Due to hormonal triggers, un-neutered male cats spray urine on anything they come in contact with in order to mark their territory.
However, it comes as a surprise to many pet owners when their neutered male cats or female cats (un-spayed or spayed) begin to exhibit similar behaviors.
Why do female cats and neutered male cats spray urine? This type of spraying is not associated with territorial behavior, but rather it is associated with reasons ranging from litter box issues to underlying medical conditions such as anxiety.
If your cat sprays, it’s important to visit your vet to ensure that there is no underlying medical problem.
So, What is Cat Spraying?
Spraying is when your cat urinates inappropriately – outside of the litter box. Your cat may squat to pee on a rug, bed or even pile of laundry.
Sometimes, the cat can also stand on a surface such as a door, wall or furniture and spray urine vertically onto inappropriate objects.
Thinking like a cat may help you understand this behavior and stop it. Cats like to be in control and in charge.
Anxiety and stress cause fear, insecurity, and timidity in cats, which explains why they spray when experiencing such negative emotions. Spraying can help resolve these emotions by giving them a sense of security and content.
Causes of Spraying in Cats
Underlying medical conditions including anxiety can result in cystitis (inflammation of the bladder due to urinary tract infections), bladder stones (cystic calculi or other causes of inflammation of the bladder) or sterile cystitis (inflammation due to reasons other than infections or stones).
These inflammatory conditions can cause discomfort in cats making them eliminate outside of the litter box.
Find out why your cat is stressed in order to find a solution to the spraying. Keeping many cats in your home or adding a new cat to the existing family can cause spraying.
When you keep many cats, a more timid feline can find it difficult to exert control in spaces like the sleeping area, litter box or food bowl.
You might not even know that your cat is feeling intimidated. A single bully cat can harass other cats under your care without you finding out.
It can be obvious aggression or more subtle behavior such as staring, but you might fail to notice it.
Provide enough resources in your household to prevent competition for the same supplies. Make sure there are water bowls, food bowls, sleeping areas and litter boxes for each cat, and if possible, even extras to eliminate chances of the cats fighting for anything.
When introducing new cats into the home, prevent or minimize stress levels in your existing cats by using treat rewards, scent exchange, and calming pheromone sprays to gradually introduce new cats into the household.
Outdoor neighboring or stray cats can sometimes be nosy, often peeping through your windows. They can cause anxiety in your cat, causing them to spray.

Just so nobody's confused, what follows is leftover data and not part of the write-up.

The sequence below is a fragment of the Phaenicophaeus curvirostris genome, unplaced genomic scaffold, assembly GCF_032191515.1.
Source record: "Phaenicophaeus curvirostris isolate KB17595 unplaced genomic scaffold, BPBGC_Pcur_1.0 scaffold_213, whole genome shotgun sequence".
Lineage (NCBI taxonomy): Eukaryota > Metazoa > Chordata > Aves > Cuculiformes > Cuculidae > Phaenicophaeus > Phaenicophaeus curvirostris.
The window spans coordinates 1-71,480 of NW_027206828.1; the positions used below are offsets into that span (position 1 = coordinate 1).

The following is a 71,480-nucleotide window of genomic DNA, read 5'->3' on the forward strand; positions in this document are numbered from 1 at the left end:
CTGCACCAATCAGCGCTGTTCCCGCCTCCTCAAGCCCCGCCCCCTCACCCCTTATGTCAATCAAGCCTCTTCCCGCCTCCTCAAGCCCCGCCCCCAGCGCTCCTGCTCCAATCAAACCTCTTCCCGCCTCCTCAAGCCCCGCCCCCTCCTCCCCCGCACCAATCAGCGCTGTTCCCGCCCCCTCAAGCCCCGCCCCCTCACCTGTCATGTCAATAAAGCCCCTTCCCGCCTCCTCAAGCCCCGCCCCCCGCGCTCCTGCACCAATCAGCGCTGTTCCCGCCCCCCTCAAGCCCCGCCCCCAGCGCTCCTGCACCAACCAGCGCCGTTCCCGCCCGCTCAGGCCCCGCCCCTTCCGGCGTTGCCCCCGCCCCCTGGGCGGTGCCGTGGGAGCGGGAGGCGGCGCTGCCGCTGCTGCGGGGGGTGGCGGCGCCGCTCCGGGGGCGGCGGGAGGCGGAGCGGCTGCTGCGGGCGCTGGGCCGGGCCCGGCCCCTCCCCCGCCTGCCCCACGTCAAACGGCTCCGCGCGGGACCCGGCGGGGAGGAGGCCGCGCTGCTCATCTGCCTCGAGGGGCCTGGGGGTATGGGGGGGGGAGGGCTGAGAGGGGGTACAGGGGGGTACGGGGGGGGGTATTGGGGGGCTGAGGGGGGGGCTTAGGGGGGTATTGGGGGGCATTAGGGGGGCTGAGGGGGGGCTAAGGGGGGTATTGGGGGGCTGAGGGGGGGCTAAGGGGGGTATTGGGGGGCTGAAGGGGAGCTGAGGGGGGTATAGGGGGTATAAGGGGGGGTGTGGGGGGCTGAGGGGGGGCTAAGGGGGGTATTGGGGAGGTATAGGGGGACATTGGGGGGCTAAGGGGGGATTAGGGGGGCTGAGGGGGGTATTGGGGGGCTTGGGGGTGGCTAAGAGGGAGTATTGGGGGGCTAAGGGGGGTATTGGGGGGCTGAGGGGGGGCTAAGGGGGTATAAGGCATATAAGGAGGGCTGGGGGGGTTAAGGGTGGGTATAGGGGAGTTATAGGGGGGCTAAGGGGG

You might not see your nosy neighbor cats, but your cats do, causing them stress and anxiety. As a result, they often spray near windows and doors. Just like you feel safe with a deadbolt on your door, cats feel secure when they spray.
Close blinds on your windows so your cats can’t see your nosy neighbors to prevent them from getting stressed and resorting to spraying behavior.
The State of the Litter Box
The type of litter you use, litter box positioning or placement, cleanliness, etc. can stress your cat and cause it to spray outside the box. Keep your cat’s litter box clean and pristine to resolve the issue.
Furthermore, thoroughly wash and scrub the surfaces on which your cat urinates using enzymatic deodorizers to eliminate the bad smell your cat might find appealing.
Removing the urine spots ensures that the cats don’t continue to urinate on those spots. If you can’t find the urine marks or spots, use a black light to make them visible.
No, the Cat isn’t Angry with You
Disrupting your cat’s normal routine can also cause them stress, leading to spraying. For instance, you can go on vacation and leave your cat under the care of a neighbor or friend to change its litter box and feed it. When you return, you find the cat has sprayed all over the house.
You might think that the cat is mad at you for going away and leaving it behind; however, that’s not true. Your cat probably just became anxious in your absence or the litter box was not as clean as it was accustomed to.
How to Stop Your Cat from Spraying
Spraying is a complex issue that calls for a multi-faceted solution. First, rule out any likely underlying medical conditions, make sure no other cats are harassing the spraying cat and keep the litter box clean on a daily basis.
It’s also important to work with your vet to come up with a solution that’s good for both you and your cat.
When you visit a vet, the professional will assess your cat to find out the reason your cat is urinating inappropriately or spraying.
The vet will rule out medical reasons and determine if the cat is spayed or neutered. Furthermore, you can talk to your veterinarian about anti-anxiety medications to help calm your cat.
However, keep in mind that not every cat requires medication to stop the spaying.
You can also talk to your vet about various other options available to stop spraying, including natural remedies with minimal side effects. For example, tools such as Feliway help mark your cat’s behavior.
It’s a substance that mimics your cat’s pheromones (feel-good hormones) to reduce stress and its urine-marking behavior.
If you keep many cats that keep fighting and harassing each other, you can use Feline Multicat to calm them down.
Another solution is to buy good scratching posts for your cats. Cats scratch to mark territory and the activity also relieves stress.
Make sure the posts you purchase are tall, sturdy and strong; get many of them depending on the number of cats you keep.